The Decade-Long Slowdown in U.S. Healthcare Spending (in a Graph)

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There haven't been many happy stories to cut through the doom and gloom surrounding America's out-of-control, paycheck eating, budget-busting healthcare costs. But here's one of them, graphed by researchers at the Altarum Institute. Over the past decade, the growth of total U.S. medical spending has actually slowed by about half, falling from an annual rate of more than 8 percent in 2003 to 4 percent in 2012 (health spending growth in BLUE; overall economic growth in RED): 

Altarum_Institute_Health_Care_Spending.PNG

Does this mean we can stop worrying about the cost of Medicare 10 years or 20 years down the line? Sadly not. Remember, this is the tally of all private and public expenditures, and as more Americans age, their treatment needs will eventually swamp the federal budget. But -- as Annie Lowrey reported in the New York Times yesterday -- these numbers do suggest that doctors and insurers have at least begun to get a handle on expenses. While some of the slowdown can be credited to patients cutting back during the recession, the trend started before the economy fell apart and has lasted into the recovery.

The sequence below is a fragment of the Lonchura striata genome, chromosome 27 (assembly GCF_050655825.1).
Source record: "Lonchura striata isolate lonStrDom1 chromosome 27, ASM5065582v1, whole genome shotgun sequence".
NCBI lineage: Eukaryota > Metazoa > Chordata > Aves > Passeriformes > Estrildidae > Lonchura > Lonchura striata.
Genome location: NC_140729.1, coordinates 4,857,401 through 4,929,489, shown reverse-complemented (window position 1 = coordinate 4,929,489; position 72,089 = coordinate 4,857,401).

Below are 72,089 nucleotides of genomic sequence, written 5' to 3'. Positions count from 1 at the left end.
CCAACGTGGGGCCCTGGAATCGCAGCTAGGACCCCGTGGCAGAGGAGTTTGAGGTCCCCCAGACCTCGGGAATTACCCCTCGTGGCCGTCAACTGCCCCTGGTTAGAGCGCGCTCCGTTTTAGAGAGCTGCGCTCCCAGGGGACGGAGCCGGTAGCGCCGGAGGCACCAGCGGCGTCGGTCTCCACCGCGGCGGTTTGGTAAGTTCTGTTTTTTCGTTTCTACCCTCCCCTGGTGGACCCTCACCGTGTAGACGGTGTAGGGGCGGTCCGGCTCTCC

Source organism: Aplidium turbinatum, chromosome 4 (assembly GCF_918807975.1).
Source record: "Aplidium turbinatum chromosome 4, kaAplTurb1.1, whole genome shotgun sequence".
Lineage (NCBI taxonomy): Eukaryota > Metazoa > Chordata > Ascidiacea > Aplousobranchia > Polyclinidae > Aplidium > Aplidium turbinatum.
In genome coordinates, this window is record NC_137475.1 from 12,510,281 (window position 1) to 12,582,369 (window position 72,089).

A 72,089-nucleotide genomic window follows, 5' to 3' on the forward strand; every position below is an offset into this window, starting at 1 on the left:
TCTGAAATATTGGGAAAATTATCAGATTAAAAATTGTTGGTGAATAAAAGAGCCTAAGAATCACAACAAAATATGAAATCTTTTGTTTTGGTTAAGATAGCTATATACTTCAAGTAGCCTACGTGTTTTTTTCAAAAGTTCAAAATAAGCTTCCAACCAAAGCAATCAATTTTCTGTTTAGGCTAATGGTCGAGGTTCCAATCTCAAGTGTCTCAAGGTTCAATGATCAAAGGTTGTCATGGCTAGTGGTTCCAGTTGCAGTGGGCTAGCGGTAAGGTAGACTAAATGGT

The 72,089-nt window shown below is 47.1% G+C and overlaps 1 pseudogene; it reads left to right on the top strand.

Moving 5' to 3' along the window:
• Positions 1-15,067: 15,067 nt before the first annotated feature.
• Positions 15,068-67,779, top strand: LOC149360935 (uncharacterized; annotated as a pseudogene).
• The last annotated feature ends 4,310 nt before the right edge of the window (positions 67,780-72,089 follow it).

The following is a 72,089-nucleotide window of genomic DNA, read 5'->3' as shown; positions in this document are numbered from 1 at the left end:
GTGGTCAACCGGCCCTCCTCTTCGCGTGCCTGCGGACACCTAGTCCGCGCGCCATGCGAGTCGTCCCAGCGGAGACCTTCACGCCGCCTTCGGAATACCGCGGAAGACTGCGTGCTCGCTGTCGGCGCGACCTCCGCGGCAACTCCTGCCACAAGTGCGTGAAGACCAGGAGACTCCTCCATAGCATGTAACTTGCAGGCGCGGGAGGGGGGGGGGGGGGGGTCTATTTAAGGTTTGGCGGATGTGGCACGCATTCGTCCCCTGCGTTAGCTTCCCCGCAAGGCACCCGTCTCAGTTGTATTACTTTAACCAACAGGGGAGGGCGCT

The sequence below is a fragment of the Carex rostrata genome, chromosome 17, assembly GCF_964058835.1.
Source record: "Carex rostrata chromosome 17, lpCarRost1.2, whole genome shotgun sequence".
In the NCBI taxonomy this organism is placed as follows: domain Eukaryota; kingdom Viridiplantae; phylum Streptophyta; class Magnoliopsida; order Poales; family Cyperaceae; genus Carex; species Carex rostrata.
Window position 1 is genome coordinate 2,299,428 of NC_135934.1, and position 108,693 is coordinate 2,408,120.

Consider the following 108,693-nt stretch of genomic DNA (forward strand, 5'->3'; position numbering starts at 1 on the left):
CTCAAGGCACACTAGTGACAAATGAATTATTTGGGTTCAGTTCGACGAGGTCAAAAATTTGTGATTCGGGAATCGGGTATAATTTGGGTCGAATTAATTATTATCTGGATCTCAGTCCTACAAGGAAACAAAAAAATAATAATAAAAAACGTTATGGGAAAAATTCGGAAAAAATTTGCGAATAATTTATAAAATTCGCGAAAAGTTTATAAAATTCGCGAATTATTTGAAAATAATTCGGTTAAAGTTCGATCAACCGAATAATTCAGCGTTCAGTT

But here's a red flag: The rate hasn't dropped much in the last few years. Instead, it's stayed roughly even, ranging between 3.5 percent and 5 percent a year since 2010. 

So our out-of-control healthcare spending has gotten a bit less out of control. Think of it as a sign that our problems can be fixed, rather than one that they'll eventually fix themselves. 

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Jordan Weissmann is a senior associate editor at The Atlantic.

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